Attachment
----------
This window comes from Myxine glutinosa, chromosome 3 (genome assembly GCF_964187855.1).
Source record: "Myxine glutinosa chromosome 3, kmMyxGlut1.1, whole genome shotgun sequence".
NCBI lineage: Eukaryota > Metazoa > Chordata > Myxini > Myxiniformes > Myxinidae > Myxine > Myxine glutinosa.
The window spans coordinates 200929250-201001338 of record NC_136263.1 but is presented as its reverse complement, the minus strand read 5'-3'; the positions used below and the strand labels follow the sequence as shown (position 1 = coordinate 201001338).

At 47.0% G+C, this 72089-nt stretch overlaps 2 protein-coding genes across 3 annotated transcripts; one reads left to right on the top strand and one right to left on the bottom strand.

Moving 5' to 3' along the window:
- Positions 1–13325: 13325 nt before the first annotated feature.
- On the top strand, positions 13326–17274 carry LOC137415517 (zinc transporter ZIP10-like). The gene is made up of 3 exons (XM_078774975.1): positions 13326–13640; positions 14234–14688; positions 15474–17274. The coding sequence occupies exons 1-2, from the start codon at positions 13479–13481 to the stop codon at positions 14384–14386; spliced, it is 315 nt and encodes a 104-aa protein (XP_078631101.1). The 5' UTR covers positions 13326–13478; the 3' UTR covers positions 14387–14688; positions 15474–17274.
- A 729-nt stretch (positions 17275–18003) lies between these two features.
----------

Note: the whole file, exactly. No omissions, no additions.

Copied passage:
This window comes from Myxine glutinosa, chromosome 3 (genome assembly GCF_964187855.1).
Source record: "Myxine glutinosa chromosome 3, kmMyxGlut1.1, whole genome shotgun sequence".
NCBI lineage: Eukaryota > Metazoa > Chordata > Myxini > Myxiniformes > Myxinidae > Myxine > Myxine glutinosa.
The window spans coordinates 200929250-201001338 of record NC_136263.1 but is presented as its reverse complement, the minus strand read 5'-3'; the positions used below and the strand labels follow the sequence as shown (position 1 = coordinate 201001338).

At 47.0% G+C, this 72089-nt stretch overlaps 2 protein-coding genes across 3 annotated transcripts; one reads left to right on the top strand and one right to left on the bottom strand.

Moving 5' to 3' along the window:
- Positions 1–13325: 13325 nt before the first annotated feature.
- On the top strand, positions 13326–17274 carry LOC137415517 (zinc transporter ZIP10-like). The gene is made up of 3 exons (XM_078774975.1): positions 13326–13640; positions 14234–14688; positions 15474–17274. The coding sequence occupies exons 1-2, from the start codon at positions 13479–13481 to the stop codon at positions 14384–14386; spliced, it is 315 nt and encodes a 104-aa protein (XP_078631101.1). The 5' UTR covers positions 13326–13478; the 3' UTR covers positions 14387–14688; positions 15474–17274.
- A 729-nt stretch (positions 17275–18003) lies between these two features.